I fear that I will never understand the gastrointestinal tracts of the puppies.

For example, Saturday evening, Softball decided she wanted to make brinner for her meal, as it was her weekend to cook. Furthermore, she insisted that we mark St. Patrick's Day with the dinner and turn everything green. So we cooked some green flan the night before. And we had kiwi and mandarin oranges in green whipped cream. And we had lemon-lime Crystal Light. And we had green German pancakes.

And then there was the green bacon.

My BiL had suggested that he had seen somewhere online that you can dye your bacon green. We thought that was rather kooky. So we tried it. Or, rather, we made Dec try it. (I'm noticing that if it involves a griddle or a skillet, I won't cook it. Don't know why. Probably ought to see someone about this.) What it comes down to is you put a couple drops on the fat. We then decided to rub it in and press it against the next piece of bacon. By and large, the fat of the bacon remained green. Tomboy and I thought it was cool; everyone else was rather grossed out about it.

So back to the puppies. In the cleanup process, unnamed persons (whose names rhyme with Fleck and Schmomboy) left the garbage can out in the middle of the kitchen after they had left the room. This is the garbage can that has grease-soaked paper towels sitting on the top of it. As is her wont to do, Puppatrix had pilfered some paper towel. I walked in on her hiding under a chair nom nom nomming away on said paper towel. She started nom nom nomming away quicker.

Apparently that was the second paper towel. This afternoon, I walked into the living room to find her throwing up. And what did I find in the pile of neon green vomit? (Did I mention that Tomboy insisted on neon green food dye this weekend?) That's right. It was a formerly-green-dyed-bacon-grease-soaked paper towel, still relatively whole.

I'm baffled because she has eaten since the nom nom nomming and had movements. Where was she hiding this paper towel in her system? I'm thinking she might be part cow and have an extra stomach or two. Not sure though.


The Sandman: Endless Nights

The Sandman: Endless Nights
by Neil Gaiman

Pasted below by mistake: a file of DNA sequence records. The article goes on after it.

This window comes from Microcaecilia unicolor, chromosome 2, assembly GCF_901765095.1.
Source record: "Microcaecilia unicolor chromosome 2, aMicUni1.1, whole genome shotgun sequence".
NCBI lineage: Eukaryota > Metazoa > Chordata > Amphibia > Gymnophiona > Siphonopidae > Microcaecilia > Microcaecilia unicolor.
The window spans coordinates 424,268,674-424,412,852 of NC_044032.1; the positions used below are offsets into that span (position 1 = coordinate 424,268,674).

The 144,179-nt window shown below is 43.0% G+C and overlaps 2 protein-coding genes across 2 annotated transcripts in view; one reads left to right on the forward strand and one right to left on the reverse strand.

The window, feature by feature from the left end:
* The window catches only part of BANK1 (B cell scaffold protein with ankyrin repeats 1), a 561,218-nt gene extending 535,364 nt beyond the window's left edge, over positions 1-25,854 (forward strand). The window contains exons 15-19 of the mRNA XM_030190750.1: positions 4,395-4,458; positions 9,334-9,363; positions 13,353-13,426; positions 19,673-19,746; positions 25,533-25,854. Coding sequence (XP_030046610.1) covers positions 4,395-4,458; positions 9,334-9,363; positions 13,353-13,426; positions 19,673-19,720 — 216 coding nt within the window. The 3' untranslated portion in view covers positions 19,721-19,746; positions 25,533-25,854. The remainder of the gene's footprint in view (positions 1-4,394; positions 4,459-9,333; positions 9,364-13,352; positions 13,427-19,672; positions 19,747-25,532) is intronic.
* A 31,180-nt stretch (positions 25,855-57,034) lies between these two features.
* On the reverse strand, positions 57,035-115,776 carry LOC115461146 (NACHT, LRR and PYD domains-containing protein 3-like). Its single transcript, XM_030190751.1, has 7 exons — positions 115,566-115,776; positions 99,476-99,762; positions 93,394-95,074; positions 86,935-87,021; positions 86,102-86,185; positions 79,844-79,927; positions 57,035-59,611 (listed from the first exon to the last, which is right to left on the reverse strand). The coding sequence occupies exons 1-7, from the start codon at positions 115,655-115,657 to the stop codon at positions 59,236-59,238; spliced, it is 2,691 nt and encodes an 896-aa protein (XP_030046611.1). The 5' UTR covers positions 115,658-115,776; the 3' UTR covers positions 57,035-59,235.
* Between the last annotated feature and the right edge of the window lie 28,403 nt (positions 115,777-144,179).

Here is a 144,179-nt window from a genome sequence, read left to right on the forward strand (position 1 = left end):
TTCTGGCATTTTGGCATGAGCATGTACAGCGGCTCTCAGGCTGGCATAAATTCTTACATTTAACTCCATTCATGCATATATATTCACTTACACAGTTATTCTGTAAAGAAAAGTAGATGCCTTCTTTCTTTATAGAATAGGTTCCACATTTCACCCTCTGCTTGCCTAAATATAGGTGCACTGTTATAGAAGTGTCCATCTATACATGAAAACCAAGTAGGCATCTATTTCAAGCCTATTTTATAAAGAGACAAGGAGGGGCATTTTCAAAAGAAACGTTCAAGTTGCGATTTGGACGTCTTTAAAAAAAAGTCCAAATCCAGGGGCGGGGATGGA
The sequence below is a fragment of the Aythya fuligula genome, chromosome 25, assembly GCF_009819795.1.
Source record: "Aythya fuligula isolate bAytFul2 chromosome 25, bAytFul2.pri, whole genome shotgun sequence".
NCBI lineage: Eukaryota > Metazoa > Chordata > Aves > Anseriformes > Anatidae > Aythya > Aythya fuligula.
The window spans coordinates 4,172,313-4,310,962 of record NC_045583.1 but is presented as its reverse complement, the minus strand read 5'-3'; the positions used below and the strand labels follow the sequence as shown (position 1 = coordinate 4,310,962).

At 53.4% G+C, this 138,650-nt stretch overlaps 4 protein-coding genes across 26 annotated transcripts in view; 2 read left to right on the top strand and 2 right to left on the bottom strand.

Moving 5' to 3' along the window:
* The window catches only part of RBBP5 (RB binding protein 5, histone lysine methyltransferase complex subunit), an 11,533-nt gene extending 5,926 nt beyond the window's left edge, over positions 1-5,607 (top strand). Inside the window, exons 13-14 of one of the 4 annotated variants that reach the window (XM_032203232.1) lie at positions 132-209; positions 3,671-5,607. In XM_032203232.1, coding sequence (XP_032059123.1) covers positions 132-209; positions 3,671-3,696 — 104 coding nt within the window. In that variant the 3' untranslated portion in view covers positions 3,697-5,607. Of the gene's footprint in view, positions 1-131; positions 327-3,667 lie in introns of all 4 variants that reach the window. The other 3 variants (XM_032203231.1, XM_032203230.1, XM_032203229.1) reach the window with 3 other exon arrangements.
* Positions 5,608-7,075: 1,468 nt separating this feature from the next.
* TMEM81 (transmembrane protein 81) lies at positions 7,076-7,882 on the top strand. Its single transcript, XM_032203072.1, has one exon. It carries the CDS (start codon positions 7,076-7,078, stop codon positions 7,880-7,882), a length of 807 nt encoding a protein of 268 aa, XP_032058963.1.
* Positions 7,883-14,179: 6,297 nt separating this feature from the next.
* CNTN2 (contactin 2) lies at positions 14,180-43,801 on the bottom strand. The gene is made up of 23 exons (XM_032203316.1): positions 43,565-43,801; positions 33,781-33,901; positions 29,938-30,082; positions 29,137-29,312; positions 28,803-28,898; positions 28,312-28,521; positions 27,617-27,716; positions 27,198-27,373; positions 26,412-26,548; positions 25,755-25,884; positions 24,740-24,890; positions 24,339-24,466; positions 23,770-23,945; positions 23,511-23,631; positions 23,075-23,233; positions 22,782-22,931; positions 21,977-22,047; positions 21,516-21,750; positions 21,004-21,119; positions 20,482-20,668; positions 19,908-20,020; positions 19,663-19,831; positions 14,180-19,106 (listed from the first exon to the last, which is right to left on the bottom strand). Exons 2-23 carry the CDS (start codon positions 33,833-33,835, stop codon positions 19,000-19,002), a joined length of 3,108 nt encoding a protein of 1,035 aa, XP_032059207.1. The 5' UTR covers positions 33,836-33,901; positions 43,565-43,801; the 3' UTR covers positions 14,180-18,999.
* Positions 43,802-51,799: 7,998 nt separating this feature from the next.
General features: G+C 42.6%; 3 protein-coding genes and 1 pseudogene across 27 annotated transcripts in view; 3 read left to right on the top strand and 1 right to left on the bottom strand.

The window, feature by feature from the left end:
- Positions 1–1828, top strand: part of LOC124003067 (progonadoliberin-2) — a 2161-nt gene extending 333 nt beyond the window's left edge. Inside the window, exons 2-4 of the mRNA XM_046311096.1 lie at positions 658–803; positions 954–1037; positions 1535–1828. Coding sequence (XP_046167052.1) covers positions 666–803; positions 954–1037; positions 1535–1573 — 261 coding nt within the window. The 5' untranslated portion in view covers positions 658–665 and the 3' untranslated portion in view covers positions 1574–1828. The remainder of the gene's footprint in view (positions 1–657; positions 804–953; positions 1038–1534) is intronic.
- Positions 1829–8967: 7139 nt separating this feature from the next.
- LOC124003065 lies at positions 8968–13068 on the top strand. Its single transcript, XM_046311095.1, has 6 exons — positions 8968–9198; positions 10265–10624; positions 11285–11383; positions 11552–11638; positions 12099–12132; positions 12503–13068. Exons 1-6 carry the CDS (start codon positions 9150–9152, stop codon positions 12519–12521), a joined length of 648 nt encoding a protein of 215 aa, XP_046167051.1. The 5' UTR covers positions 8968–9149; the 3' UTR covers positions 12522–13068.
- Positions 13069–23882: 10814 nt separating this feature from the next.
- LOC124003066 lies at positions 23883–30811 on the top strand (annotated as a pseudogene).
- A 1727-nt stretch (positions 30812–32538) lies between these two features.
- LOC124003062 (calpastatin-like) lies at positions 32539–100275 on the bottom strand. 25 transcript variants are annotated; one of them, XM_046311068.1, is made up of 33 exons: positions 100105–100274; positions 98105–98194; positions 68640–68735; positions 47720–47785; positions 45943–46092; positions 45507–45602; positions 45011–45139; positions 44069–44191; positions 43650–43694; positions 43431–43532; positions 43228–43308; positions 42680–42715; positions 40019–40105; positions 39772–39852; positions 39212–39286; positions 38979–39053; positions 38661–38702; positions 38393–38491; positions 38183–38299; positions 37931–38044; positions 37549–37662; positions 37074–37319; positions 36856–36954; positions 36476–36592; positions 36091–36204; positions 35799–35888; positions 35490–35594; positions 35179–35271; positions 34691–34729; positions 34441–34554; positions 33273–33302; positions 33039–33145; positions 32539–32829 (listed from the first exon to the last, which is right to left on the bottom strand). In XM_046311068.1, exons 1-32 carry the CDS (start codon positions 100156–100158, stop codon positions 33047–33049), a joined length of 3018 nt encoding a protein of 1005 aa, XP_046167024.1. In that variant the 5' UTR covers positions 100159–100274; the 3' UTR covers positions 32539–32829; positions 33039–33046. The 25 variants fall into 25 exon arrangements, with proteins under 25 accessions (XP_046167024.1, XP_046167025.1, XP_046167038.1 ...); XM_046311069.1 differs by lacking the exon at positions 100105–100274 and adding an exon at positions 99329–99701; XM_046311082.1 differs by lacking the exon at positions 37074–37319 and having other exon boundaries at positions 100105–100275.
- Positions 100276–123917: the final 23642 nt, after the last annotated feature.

Graphic Novel. 152 pp.
DC Comics. 2003.

back copy:

Before becoming a New York Times two-time best-selling author, Neil Gaiman revolutionized the comic-book arena with The Sandman. The most acclaimed and award-winning comic series of the last decade, The Sandman is a rich blend of modern myth and dark fantasy, in which contemporary fiction, historical drama and legend are seamlessly interwoven. The Sandman set new standards for comics literature, and the ten volumes of The Sandman library are seen today as one of the high-watermarks of the medium.

The Sandman: Endless Nights will be a delight to fans of Gaiman's work and newcomers to the graphic novel. Whether haunting, bittersweet, erotic or nightmarish, the seven stories in this book—one for each of the Endless siblings—reveal strange secrets and surprising truths. Each story is illustrated by some of the greatest comics artists from around the world.

Fortunately, I checked this book out from the library at the same time as I checked out Preludes and Nocturnes. had I not done that, I would have never read this one, I enjoyed this one considerably more than the other. There are a couple things I'm going to chalk such like up to. First, the stories are better contained and more interesting, probably because we get to see a little about each of the Endless siblings. Second, the illustrations are in a style that I find more pleasing, even if each story is illustrated by a different illustrator. This was a huge component of my liking this one.

So, I won't completely write off the Sandman series; I just won't actively set about finishing it.


The Last Exit to Normal

The Last Exit to Normal
by Michael Harmon
YA fiction. 288 pp.
Knopf. 2008.

kindle summary:

Yanked out of his city life and plunked down into a small Montana town with his father and his father's boyfriend, seventeen-year-old Ben, angry and resentful about the changed circumstances of his life, begins to notice that something is not quite right with the little boy next door and determines to do something about it.

further summary:
It’s true: After 17-year-old Ben’s father announces he’s gay and the family splits apart, Ben does everything he can to tick him off: skip school, smoke pot, skateboard nonstop, get arrested. But he never thinks he’ll end up yanked out of his city life and plunked down into a small Montana town with his dad and Edward, The Boyfriend. As if it's not painful enough living in a hick town with spiked hair, a skateboard habit, and two dads, he soon realizes something's not quite right with Billy, the boy next door. He's hiding a secret about his family, and Ben is determined to uncover it and set things right. In an authentic, unaffected, and mordantly funny voice, Michael Harmon tells the wrenching story of an uprooted and uncomfortable teenaged guy trying to fix the lives around him—while figuring out his own.